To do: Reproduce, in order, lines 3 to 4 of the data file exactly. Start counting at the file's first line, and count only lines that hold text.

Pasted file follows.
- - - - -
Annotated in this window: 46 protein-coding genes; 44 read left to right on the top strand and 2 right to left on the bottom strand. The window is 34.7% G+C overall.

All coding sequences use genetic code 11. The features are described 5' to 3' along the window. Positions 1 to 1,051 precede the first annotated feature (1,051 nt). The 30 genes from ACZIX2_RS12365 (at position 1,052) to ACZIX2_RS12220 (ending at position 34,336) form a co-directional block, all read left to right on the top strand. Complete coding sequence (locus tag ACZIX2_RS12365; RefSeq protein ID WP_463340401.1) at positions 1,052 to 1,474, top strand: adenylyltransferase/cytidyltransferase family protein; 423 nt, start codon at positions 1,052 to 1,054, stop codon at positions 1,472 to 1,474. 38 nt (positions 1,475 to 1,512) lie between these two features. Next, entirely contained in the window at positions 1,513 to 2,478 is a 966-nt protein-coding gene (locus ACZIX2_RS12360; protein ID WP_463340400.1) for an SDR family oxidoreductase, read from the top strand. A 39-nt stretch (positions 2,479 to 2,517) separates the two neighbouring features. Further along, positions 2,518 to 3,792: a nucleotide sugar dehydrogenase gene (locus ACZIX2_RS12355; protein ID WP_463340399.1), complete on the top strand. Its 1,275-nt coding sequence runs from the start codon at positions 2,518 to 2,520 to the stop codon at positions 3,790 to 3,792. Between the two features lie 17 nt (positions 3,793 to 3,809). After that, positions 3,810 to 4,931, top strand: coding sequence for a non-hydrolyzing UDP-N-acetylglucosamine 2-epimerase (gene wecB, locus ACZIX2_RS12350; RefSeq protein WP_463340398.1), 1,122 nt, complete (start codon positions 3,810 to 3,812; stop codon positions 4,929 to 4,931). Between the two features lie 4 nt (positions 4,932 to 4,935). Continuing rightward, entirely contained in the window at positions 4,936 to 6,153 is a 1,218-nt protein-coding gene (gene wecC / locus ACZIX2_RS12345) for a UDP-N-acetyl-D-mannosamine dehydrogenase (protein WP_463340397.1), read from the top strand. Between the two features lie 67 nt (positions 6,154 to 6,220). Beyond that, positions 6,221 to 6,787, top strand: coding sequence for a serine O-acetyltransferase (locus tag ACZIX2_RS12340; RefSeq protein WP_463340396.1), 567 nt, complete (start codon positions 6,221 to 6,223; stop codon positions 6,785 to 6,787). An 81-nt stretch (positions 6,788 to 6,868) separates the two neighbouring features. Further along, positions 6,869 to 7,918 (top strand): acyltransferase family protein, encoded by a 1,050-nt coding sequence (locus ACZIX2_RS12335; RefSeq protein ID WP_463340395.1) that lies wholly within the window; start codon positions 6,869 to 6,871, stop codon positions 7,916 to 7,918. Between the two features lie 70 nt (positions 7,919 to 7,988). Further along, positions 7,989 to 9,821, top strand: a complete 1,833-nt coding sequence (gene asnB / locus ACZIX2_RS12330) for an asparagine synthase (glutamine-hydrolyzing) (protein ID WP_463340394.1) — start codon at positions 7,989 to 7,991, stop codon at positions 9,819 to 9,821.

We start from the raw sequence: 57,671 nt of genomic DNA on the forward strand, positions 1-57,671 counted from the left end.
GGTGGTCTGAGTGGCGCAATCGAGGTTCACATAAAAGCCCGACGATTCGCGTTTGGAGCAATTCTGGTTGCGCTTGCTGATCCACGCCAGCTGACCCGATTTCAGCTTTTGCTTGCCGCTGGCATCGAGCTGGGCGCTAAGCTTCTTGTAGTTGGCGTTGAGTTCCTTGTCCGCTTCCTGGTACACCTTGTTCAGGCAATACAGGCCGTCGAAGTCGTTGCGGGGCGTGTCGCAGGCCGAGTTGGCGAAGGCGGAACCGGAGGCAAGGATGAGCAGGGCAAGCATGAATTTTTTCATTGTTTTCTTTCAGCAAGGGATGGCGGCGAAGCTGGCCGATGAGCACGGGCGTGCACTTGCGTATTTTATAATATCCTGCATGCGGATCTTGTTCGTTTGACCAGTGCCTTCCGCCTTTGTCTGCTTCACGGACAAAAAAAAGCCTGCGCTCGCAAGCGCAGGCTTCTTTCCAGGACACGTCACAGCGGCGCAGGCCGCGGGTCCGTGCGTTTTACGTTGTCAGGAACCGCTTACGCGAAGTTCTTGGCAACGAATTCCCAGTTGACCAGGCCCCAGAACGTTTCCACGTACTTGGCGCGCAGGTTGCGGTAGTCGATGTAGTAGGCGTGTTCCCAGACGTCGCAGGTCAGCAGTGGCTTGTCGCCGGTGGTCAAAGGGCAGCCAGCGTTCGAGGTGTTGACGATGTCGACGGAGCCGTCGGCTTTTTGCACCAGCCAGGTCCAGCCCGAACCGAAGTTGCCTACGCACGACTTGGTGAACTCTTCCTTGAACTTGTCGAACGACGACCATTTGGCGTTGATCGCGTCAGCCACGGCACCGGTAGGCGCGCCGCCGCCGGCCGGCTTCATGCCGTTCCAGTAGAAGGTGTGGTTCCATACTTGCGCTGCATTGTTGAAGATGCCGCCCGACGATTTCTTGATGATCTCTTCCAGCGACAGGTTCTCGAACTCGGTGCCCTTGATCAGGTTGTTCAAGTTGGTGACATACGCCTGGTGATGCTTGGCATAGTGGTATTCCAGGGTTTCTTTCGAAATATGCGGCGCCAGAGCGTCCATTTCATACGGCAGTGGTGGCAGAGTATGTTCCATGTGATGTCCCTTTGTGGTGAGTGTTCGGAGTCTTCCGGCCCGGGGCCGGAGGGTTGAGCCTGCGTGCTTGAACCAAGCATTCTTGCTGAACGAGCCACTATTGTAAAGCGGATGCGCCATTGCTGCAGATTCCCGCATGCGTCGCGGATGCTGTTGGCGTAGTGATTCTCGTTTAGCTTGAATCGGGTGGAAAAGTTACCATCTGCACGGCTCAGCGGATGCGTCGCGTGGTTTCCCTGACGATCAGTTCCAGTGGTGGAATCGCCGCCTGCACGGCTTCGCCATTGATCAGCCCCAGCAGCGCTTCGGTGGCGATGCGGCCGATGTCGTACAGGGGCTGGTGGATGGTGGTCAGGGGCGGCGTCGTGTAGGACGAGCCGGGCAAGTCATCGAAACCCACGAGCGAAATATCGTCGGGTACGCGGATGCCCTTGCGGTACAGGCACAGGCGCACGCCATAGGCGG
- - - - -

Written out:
We start from the raw sequence: 57,671 nt of genomic DNA on the forward strand, positions 1-57,671 counted from the left end.
GGTGGTCTGAGTGGCGCAATCGAGGTTCACATAAAAGCCCGACGATTCGCGTTTGGAGCAATTCTGGTTGCGCTTGCTGATCCACGCCAGCTGACCCGATTTCAGCTTTTGCTTGCCGCTGGCATCGAGCTGGGCGCTAAGCTTCTTGTAGTTGGCGTTGAGTTCCTTGTCCGCTTCCTGGTACACCTTGTTCAGGCAATACAGGCCGTCGAAGTCGTTGCGGGGCGTGTCGCAGGCCGAGTTGGCGAAGGCGGAACCGGAGGCAAGGATGAGCAGGGCAAGCATGAATTTTTTCATTGTTTTCTTTCAGCAAGGGATGGCGGCGAAGCTGGCCGATGAGCACGGGCGTGCACTTGCGTATTTTATAATATCCTGCATGCGGATCTTGTTCGTTTGACCAGTGCCTTCCGCCTTTGTCTGCTTCACGGACAAAAAAAAGCCTGCGCTCGCAAGCGCAGGCTTCTTTCCAGGACACGTCACAGCGGCGCAGGCCGCGGGTCCGTGCGTTTTACGTTGTCAGGAACCGCTTACGCGAAGTTCTTGGCAACGAATTCCCAGTTGACCAGGCCCCAGAACGTTTCCACGTACTTGGCGCGCAGGTTGCGGTAGTCGATGTAGTAGGCGTGTTCCCAGACGTCGCAGGTCAGCAGTGGCTTGTCGCCGGTGGTCAAAGGGCAGCCAGCGTTCGAGGTGTTGACGATGTCGACGGAGCCGTCGGCTTTTTGCACCAGCCAGGTCCAGCCCGAACCGAAGTTGCCTACGCACGACTTGGTGAACTCTTCCTTGAACTTGTCGAACGACGACCATTTGGCGTTGATCGCGTCAGCCACGGCACCGGTAGGCGCGCCGCCGCCGGCCGGCTTCATGCCGTTCCAGTAGAAGGTGTGGTTCCATACTTGCGCTGCATTGTTGAAGATGCCGCCCGACGATTTCTTGATGATCTCTTCCAGCGACAGGTTCTCGAACTCGGTGCCCTTGATCAGGTTGTTCAAGTTGGTGACATACGCCTGGTGATGCTTGGCATAGTGGTATTCCAGGGTTTCTTTCGAAATATGCGGCGCCAGAGCGTCCATTTCATACGGCAGTGGTGGCAGAGTATGTTCCATGTGATGTCCCTTTGTGGTGAGTGTTCGGAGTCTTCCGGCCCGGGGCCGGAGGGTTGAGCCTGCGTGCTTGAACCAAGCATTCTTGCTGAACGAGCCACTATTGTAAAGCGGATGCGCCATTGCTGCAGATTCCCGCATGCGTCGCGGATGCTGTTGGCGTAGTGATTCTCGTTTAGCTTGAATCGGGTGGAAAAGTTACCATCTGCACGGCTCAGCGGATGCGTCGCGTGGTTTCCCTGACGATCAGTTCCAGTGGTGGAATCGCCGCCTGCACGGCTTCGCCATTGATCAGCCCCAGCAGCGCTTCGGTGGCGATGCGGCCGATGTCGTACAGGGGCTGGTGGATGGTGGTCAGGGGCGGCGTCGTGTAGGACGAGCCGGGCAAGTCATCGAAACCCACGAGCGAAATATCGTCGGGTACGCGGATGCCCTTGCGGTACAGGCACAGGCGCACGCCATAGGCGG